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It's always best to get the lay of the land

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By W.B. Evans

You can get into trouble when you don’t know the territory.

Two brothers who lived down the street, their cousin from Arch Street, and me had a fishing trip all figured out.

Now, this fishing hole boasted a right nice cabin where we could all spend the night.

The oldest member of our quartet did the driving and as planned, we arrived just before sundown.

With a little daylight remaining, while burning a few hot dogs for supper, the others started talking about eating frog legs. I had never heard of such a thing and couldn’t figure out why anybody would eat frog legs. I got kinda queasy. Maybe it was the hot dogs.

“Nothing’s better than fried frog legs,” one of ’em said. “They taste better than chicken.”

As the sun slowly disappeared, we got in a canoe and set off across the pond. In the back of my mind, I wondered if frog gigging with a .22-caliber rifle and a flashlight was something akin to snipe hunting and if I was to be the butt of another joke.

Being frog aficionados, we figured keeping to the banks where cattails grew, was the best place to scout up a mess of hoppers.

I felt like the odd man at the skunk works. I didn’t have a flashlight and they wouldn’t let me do any of the shooting. I just sorta sat in the canoe and watched these frogmen at work.

One of the brothers, would shine the old light and scare up some croakers, while the other one would shoot them. Their cousin would then drag them to the canoe and scoop them out of the water.

After a box of .22-caliber long rifle bullets was spent, we ended up with about a dozen keepers and paddled back to the cabin.

Using a dull fish scale knife, the legs were separated from the body, washed off and placed in a skillet of hot grease.

You know, frog legs really do dance when they are frying.

Finally, I got the chance to taste our bounty. I had some doubts but held my  breath and tried one.

Hey... these frog legs taste pretty good, I thought. Of course, it didn’t take many of them to fill me up.

That’s when I got to thinking, which happens every time you do something you figure your folks wouldn’t approve of.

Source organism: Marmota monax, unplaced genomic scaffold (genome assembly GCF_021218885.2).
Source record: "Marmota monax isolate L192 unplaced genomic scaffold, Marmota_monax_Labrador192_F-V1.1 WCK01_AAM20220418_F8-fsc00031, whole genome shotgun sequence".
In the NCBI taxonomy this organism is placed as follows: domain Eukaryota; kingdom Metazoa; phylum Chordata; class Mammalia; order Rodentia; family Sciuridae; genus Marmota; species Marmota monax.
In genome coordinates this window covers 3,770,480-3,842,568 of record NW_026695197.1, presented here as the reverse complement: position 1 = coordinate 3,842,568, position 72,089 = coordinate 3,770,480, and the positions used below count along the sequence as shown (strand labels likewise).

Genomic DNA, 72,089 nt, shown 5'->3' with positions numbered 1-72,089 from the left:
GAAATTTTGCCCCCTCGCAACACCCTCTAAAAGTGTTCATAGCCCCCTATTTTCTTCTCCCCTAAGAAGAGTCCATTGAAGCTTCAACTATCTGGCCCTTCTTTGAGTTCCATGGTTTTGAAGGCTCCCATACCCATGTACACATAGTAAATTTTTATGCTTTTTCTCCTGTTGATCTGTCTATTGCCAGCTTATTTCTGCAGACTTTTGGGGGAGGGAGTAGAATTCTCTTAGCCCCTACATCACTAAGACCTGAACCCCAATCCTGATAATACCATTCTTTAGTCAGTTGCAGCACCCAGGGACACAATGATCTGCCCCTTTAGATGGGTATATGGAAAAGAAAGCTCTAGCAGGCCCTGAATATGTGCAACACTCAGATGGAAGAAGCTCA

I doubted very seriously if Mama and Daddy would’ve been happy over me sitting in a canoe in the middle of a pond at pitch dark with a rifle being fired over and over again by some boys not much older.

“Hey look-a-here what I got,” one of the brothers yelled as he brought out a bag of marshmallows. That jolted me back into reality, but I still remembered my folks telling me to stay at the cabin and “not to be out joy-riding and causing foolishness in a car” that night.

We were really having a good time around the fire, eating frog legs and marshmallows and swapping ghost stories and such when a startling, terrible crash echoed across the property interrupting things.

Forgetting my parents’ advice to stay put, I lighted out for the noise.

I was running the frog legs and my legs off in the dark trying to keep up with the threesome who had already outdistanced me.

Suddenly, I ran smack-dab into a barbed wire fence, which grabbed me, tore my pants and ripped a deep gash in my thigh.

Bless Pete, I was bleeding like a stuck pig, but I kept on running until I got to the scene of a wreck.

There, I ran headlong into something worse than a fence; a county deputy sheriff.

“Boy, you a passenger in this wreck?” the deputy asked, not recognizing me in the dark.

“No sir,” I said.

The deputy looked me over to make I was OK and asked my name.

“Who’s your daddy, son?” he said.  

I swallowed hard. I had a terrible feeling, worse than my throbbing leg.

I told him. I was in big trouble.

I knew as soon as the deputy got back to the courthouse and told Lancaster Sheriff Major Evans that “your boy was at car wreck with blood dripping down his leg” that barbed wire wasn’t going to be the only thing tearing into my pants. 

Like always – and as I still do – I made another one of my many silent prayers asking for relief from above.

When we got back to the cabin, I was doctored up and some bandages were applied to my thigh. The gash looked worse than it felt.

At the time, I was more worried about Daddy finding out than my painful wound.

The next morning, I hobbled back to where I ran into those strands of barbed wire.

Turns out, the three fishing buddies ran to the wreck right through an old gate opening and never got a scratch.

I was blessed; that was one prayer that got answered, too. When I got home the deputy hadn’t mentioned my part of the great pond wreck to Daddy.

I never mentioned it, either.

Afterward, I came to the conclusion that it’s a good idea to know the lay of the land. You gotta know the territory.

It would be a couple of years before I returned to that pond. I made sure to never again chase after loud noises in the dark of night, no matter what.

I still have the scar to prove it, too.